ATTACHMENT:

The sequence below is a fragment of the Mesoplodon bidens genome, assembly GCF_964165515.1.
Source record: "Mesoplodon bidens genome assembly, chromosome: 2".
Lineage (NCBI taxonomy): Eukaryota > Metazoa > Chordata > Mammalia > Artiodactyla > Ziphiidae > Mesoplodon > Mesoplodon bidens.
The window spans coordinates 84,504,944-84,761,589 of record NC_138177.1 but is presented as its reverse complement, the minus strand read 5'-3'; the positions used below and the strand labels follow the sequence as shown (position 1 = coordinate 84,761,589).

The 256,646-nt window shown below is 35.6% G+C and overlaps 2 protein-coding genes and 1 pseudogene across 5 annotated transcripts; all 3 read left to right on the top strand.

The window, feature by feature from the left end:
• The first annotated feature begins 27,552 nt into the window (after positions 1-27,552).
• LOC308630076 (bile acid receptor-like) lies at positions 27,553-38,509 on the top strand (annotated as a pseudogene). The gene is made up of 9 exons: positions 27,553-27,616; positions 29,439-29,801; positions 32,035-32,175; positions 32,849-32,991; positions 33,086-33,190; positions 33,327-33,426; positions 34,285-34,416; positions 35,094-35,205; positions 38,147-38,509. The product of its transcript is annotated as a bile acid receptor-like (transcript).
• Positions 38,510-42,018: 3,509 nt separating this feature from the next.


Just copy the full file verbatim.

The sequence below is a fragment of the Mesoplodon bidens genome, assembly GCF_964165515.1.
Source record: "Mesoplodon bidens genome assembly, chromosome: 2".
Lineage (NCBI taxonomy): Eukaryota > Metazoa > Chordata > Mammalia > Artiodactyla > Ziphiidae > Mesoplodon > Mesoplodon bidens.
The window spans coordinates 84,504,944-84,761,589 of record NC_138177.1 but is presented as its reverse complement, the minus strand read 5'-3'; the positions used below and the strand labels follow the sequence as shown (position 1 = coordinate 84,761,589).

The 256,646-nt window shown below is 35.6% G+C and overlaps 2 protein-coding genes and 1 pseudogene across 5 annotated transcripts; all 3 read left to right on the top strand.

The window, feature by feature from the left end:
• The first annotated feature begins 27,552 nt into the window (after positions 1-27,552).
• LOC308630076 (bile acid receptor-like) lies at positions 27,553-38,509 on the top strand (annotated as a pseudogene). The gene is made up of 9 exons: positions 27,553-27,616; positions 29,439-29,801; positions 32,035-32,175; positions 32,849-32,991; positions 33,086-33,190; positions 33,327-33,426; positions 34,285-34,416; positions 35,094-35,205; positions 38,147-38,509. The product of its transcript is annotated as a bile acid receptor-like (transcript).
• Positions 38,510-42,018: 3,509 nt separating this feature from the next.